That said, we have sometimes struggled to consistently capture all the information we need. In some cases, we would spend a fair amount of time going back and trying to correct the information to get the claim pushed out the door so we could collect the value-based incentive money associated with the work. We are having to change our mindset from what must be on the claim to get paid for a specific encounter to what must be on the claim to get paid for the incentive moneys that come later. Some of the data we can extract directly out of our electronic health record, and some we can’t. As a result, we are working to understand how we get to the data and ensure we have a process to report it.
Cusack: I also believe that the changes in day-to-day operations are not that significant. However, I some of the tools that enable the revenue cycle will need to change. They should house more sophisticated analytics and decision support so organizations can double-check that they are meeting appropriate quality metrics. Although the day-to-day tasks will still occur, organizations will also be learning where they will be at the end of the contract cycle and whether they are on track to receive any bonus payments.
Which tasks does your organization find most pressing: front office, middle office, or back office?
McGrew: Whatever happens on the front end is going to end up driving what happens in the back office. So, things like eligibility verification and registration—two principal front-office operations—are prime areas of focus. We want to ensure our registration accuracy is at an elevated level and that we are processing encounters correctly to the right payer. Whether it’s a fee-for-service payment or a value-based payment, knowing the payer is critical.
Member outreach is also crucial. This involves understanding which managed care patients are assigned to us so we can effectively reach out to them and get them in to see a primary care provider. Right now, we have about 20 percent of our assigned Medi-Cal population with whom we have not been in contact. We don’t truly know who they are and what their healthcare needs are. These folks still count within the metrics that are being used under the Medicaid Expansion programs. “Assigned members” is one of the denominators in several of the metrics. If we’re not reaching out to those members and enhancing their access to care, then there are some quality targets we won’t meet. Consequently, we are trying to expand our member outreach so we can connect with everyone we should.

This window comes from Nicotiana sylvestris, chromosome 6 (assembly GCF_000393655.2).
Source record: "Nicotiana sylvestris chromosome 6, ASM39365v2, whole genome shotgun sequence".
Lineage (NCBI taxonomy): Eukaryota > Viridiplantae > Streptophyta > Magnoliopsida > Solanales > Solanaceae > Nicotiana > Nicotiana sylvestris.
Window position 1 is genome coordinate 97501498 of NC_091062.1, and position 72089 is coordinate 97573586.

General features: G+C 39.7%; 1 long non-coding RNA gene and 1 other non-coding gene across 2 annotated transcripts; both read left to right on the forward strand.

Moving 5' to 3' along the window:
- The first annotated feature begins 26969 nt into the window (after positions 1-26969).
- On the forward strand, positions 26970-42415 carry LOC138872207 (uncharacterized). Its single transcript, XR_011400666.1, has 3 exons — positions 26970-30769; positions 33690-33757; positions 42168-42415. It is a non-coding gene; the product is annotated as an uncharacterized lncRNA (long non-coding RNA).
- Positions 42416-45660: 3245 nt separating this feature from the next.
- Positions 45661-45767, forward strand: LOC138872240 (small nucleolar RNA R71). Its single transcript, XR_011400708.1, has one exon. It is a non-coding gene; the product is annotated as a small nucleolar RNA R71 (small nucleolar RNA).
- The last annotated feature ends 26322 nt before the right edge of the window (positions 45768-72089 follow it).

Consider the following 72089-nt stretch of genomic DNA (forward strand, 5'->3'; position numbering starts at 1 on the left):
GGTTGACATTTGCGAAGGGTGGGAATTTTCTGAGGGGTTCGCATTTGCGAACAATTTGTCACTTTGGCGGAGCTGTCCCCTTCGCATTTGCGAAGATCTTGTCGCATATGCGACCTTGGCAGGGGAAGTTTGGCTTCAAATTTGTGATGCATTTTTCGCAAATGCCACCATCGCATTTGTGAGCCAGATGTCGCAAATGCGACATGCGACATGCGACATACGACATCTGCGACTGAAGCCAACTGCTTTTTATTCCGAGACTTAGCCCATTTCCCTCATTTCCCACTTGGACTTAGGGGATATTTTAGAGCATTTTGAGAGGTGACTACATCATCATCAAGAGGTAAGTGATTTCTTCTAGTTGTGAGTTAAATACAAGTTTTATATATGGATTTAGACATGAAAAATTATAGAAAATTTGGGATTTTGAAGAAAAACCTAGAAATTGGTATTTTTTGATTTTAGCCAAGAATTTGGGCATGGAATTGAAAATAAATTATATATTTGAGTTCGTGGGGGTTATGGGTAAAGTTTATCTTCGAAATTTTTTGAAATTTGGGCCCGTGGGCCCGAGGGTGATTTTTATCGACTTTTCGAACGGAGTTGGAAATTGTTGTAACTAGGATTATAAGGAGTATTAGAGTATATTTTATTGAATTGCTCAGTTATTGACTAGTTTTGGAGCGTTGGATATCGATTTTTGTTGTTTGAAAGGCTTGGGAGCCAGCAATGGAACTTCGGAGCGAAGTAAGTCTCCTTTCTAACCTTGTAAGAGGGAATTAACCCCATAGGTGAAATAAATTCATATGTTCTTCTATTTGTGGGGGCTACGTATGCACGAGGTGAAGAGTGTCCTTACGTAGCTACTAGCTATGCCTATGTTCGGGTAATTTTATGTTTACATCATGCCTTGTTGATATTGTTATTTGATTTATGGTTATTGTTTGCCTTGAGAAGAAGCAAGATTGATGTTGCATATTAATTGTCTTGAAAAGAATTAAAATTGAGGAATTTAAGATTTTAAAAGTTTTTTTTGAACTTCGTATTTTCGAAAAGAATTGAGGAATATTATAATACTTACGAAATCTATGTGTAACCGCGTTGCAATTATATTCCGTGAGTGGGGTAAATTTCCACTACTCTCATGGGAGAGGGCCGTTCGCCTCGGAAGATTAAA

Clift: Appropriately capturing patient demographics is key, so we can identify if a patient is part of one of our payer plans that has a value-based component. Even though it has always been important to obtain correct patient information to prevent downstream denials, it’s even more critical with value-based payment so you can properly identify those patients who should be part of a value-based population.
Cusack: Accurate documentation that gets coded into complete claims information is also essential to convey exactly what care the patient is receiving. If an organization doesn’t have a true picture of the patient encounter, then it won’t be able to figure out whether it’s meeting quality and cost targets.
Salazar: Having efficient and reliable revenue capture is also vital to avoid delaying revenue. This begins with coding; if you do not have the proper coding, it cascades into billing holds, which then affect your income and/or revenue.
How is your organization adapting revenue cycle processes and/or technology to respond to value-based arrangements?